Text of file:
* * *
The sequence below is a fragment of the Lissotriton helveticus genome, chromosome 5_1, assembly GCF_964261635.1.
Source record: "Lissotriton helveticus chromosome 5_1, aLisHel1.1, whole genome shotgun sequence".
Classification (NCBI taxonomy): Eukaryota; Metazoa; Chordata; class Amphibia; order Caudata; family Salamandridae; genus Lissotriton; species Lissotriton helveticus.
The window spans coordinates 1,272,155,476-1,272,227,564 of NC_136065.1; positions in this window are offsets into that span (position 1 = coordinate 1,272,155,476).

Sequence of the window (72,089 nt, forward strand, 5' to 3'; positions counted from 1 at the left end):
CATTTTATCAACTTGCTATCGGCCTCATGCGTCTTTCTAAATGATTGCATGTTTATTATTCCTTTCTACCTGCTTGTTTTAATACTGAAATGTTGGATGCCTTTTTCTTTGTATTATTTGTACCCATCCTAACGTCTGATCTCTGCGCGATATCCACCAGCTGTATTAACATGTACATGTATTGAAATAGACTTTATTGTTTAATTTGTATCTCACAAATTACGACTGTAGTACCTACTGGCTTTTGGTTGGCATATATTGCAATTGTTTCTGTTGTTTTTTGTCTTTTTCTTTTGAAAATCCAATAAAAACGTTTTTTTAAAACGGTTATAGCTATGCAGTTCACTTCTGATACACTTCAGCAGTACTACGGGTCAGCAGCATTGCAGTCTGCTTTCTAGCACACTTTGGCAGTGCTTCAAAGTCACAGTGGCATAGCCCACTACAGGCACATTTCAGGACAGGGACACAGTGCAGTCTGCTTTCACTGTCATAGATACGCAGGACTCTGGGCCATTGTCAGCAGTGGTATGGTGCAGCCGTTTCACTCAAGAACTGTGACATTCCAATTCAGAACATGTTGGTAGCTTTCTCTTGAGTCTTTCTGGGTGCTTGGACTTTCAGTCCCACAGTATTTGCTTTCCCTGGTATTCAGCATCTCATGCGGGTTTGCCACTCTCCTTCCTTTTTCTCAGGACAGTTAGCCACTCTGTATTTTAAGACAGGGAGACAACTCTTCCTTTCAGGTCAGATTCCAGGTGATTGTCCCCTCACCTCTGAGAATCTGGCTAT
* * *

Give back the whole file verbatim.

The sequence below is a fragment of the Lissotriton helveticus genome, chromosome 5_1, assembly GCF_964261635.1.
Source record: "Lissotriton helveticus chromosome 5_1, aLisHel1.1, whole genome shotgun sequence".
Classification (NCBI taxonomy): Eukaryota; Metazoa; Chordata; class Amphibia; order Caudata; family Salamandridae; genus Lissotriton; species Lissotriton helveticus.
The window spans coordinates 1,272,155,476-1,272,227,564 of NC_136065.1; positions in this window are offsets into that span (position 1 = coordinate 1,272,155,476).

Sequence of the window (72,089 nt, forward strand, 5' to 3'; positions counted from 1 at the left end):
CATTTTATCAACTTGCTATCGGCCTCATGCGTCTTTCTAAATGATTGCATGTTTATTATTCCTTTCTACCTGCTTGTTTTAATACTGAAATGTTGGATGCCTTTTTCTTTGTATTATTTGTACCCATCCTAACGTCTGATCTCTGCGCGATATCCACCAGCTGTATTAACATGTACATGTATTGAAATAGACTTTATTGTTTAATTTGTATCTCACAAATTACGACTGTAGTACCTACTGGCTTTTGGTTGGCATATATTGCAATTGTTTCTGTTGTTTTTTGTCTTTTTCTTTTGAAAATCCAATAAAAACGTTTTTTTAAAACGGTTATAGCTATGCAGTTCACTTCTGATACACTTCAGCAGTACTACGGGTCAGCAGCATTGCAGTCTGCTTTCTAGCACACTTTGGCAGTGCTTCAAAGTCACAGTGGCATAGCCCACTACAGGCACATTTCAGGACAGGGACACAGTGCAGTCTGCTTTCACTGTCATAGATACGCAGGACTCTGGGCCATTGTCAGCAGTGGTATGGTGCAGCCGTTTCACTCAAGAACTGTGACATTCCAATTCAGAACATGTTGGTAGCTTTCTCTTGAGTCTTTCTGGGTGCTTGGACTTTCAGTCCCACAGTATTTGCTTTCCCTGGTATTCAGCATCTCATGCGGGTTTGCCACTCTCCTTCCTTTTTCTCAGGACAGTTAGCCACTCTGTATTTTAAGACAGGGAGACAACTCTTCCTTTCAGGTCAGATTCCAGGTGATTGTCCCCTCACCTCTGAGAATCTGGCTAT